Day 12 Thursday, July 21 Ten Mile Campground to Stanley, ID 83 miles
After my rest day on Tuesday my legs finally had some snap to them. I almost wondered if someone had pumped my tires up. In the previous days I kept looking back at my rear tire to see if it was going flat. Seeing that it hadn’t I repeatedly came to the conclusion that my legs were just heavy. I trained fairly well for this pilgrimage putting in a number of 50 miles plus rides in the six weeks prior to leaving. But, it is hard to duplicate how the body will respond to rides of 50-75 miles day after day. I was doing it, but I could tell my legs were missing a certain freshness and snap.
Yesterday I rode a fairly easy and short 53 miles. I woke up determined today to put my legs to the test. Stanley was over 80 miles away and crosses three passes enroute. The highest, Banner Summit, would be the highest pass I have climbed at 7200 feet since leaving sea level 12 days ago. I felt that this was about 15 to 20 miles more than I should reasonably be doing, but I was itching to get to the little town of Stanley. I decided that when I hit Sourdough Lodge at 36 miles I would make a decision whether to buy supplies there for another night of camping along a crisply rushing stream or load up with just enough to get me over Banner Summit before rolling into Stanley 25 miles later.
By the time I reached Sourdough Lodge I had already powered over two passes and my legs were beginning to feel the effects of it. But, as I sat eating a wonderful lunch someone hollered across the room, “You know Stanley is having live music out in the street tonight.” That was all I needed to hear. I was still concerned about hitting a wall before reaching the summit so I compromised on my plans. I bought the usual Cliff Bars and Gatorade to keep me fueled for the climb. But, just in case I didn’t make it I also threw in some dried “Noodles in a Cup” and Trail Mix that could sustain me through the night before finishing the last leg in the morning.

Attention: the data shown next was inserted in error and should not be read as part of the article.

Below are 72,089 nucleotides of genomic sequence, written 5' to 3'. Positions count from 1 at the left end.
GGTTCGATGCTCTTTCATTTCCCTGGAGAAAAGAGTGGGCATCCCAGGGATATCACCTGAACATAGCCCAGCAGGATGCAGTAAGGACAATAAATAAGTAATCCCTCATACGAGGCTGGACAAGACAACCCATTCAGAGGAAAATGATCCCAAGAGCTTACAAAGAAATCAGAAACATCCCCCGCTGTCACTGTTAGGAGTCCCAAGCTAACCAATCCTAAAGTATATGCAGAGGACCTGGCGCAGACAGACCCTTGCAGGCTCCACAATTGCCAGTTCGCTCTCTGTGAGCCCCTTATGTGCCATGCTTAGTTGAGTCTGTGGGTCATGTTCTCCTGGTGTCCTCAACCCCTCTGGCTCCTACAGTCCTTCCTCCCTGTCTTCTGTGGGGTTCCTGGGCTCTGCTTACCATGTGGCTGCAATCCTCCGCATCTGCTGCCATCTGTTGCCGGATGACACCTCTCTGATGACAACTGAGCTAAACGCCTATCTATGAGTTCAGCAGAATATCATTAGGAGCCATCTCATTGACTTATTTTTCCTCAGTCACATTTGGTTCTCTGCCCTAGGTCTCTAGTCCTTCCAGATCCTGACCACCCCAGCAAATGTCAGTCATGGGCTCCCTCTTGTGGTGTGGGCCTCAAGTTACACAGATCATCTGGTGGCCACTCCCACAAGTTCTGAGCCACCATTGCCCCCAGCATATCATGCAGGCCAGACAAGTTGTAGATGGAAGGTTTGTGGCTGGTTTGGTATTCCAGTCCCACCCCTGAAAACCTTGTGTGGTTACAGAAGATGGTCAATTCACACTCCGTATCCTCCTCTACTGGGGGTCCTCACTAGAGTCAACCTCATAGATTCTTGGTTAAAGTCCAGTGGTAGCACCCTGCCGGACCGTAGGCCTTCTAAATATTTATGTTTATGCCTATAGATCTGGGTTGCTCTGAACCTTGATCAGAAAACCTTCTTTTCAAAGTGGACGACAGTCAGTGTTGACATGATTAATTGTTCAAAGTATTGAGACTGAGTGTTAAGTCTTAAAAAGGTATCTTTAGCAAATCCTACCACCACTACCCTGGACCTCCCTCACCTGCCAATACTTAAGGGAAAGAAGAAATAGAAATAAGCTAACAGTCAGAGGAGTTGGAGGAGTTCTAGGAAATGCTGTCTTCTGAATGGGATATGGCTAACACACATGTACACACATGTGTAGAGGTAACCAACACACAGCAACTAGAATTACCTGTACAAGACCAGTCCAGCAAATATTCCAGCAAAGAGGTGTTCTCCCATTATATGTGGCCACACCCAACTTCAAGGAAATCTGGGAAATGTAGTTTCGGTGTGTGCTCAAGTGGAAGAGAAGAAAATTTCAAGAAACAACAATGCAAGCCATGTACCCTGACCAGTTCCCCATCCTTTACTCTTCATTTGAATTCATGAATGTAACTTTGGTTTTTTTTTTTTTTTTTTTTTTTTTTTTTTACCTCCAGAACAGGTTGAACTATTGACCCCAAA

Long story short. It was one hell of a climb to Banner Summit pushing me almost to my absolute limit a number of times. I reached the summit, roped a nice guy into taking my picture just to prove that I really did do it, and then prayed that the last 25 miles had a minimum amount of small ascents (I could not have climbed another mile).
I titled this blog “Beauty and the Beast”. The whole ride was stunningly beautiful. For the first half of the ride I followed a number of creeks and the Payette River for a short time. Most of the time the rivers cascaded therapeutically through the gorge only to enter steep gorges where it violently erupted. I went by numerous hot springs and am disappointed that my goal to reach Stanley kept me from taking the time for a good soak. I have a few more along the way and I will certainly have to make up for missing one today. After cresting Banner Summit the views became spectacular. The Sawtooth Mountains are a marvel–jagged, rugged, and set against the backdrop of lush green meadows parted by winding, quiet streams. It is nothing less than a Western paradise.
I am in Stanley now, sore legs and all. I am glad that I made it. The lodges were all full tonight as a wedding party has taken over much of the town. So they pointed me up to the park just about a half mile above the town. Here I sit on a picnic table with the Sawtooth’s directly in my view with the last visages of light disappearing behind the silhouette of peaks. No houses, no trees, no cars between me and the inviting, threatening mountains.
Tomorrow I will ride as far as my legs will take me depending how they recover from today. I really overdid it, but I got to where I wanted to go. Next town is Clayton 33 miles away and Challis is another 22 miles
north of there. Challis seems like a reasonable destination, but the amount of services along the way and the condition of these sore legs will determine what is actually reasonable.
An absolutely stunningly beautiful day today. And this old man was just a beast!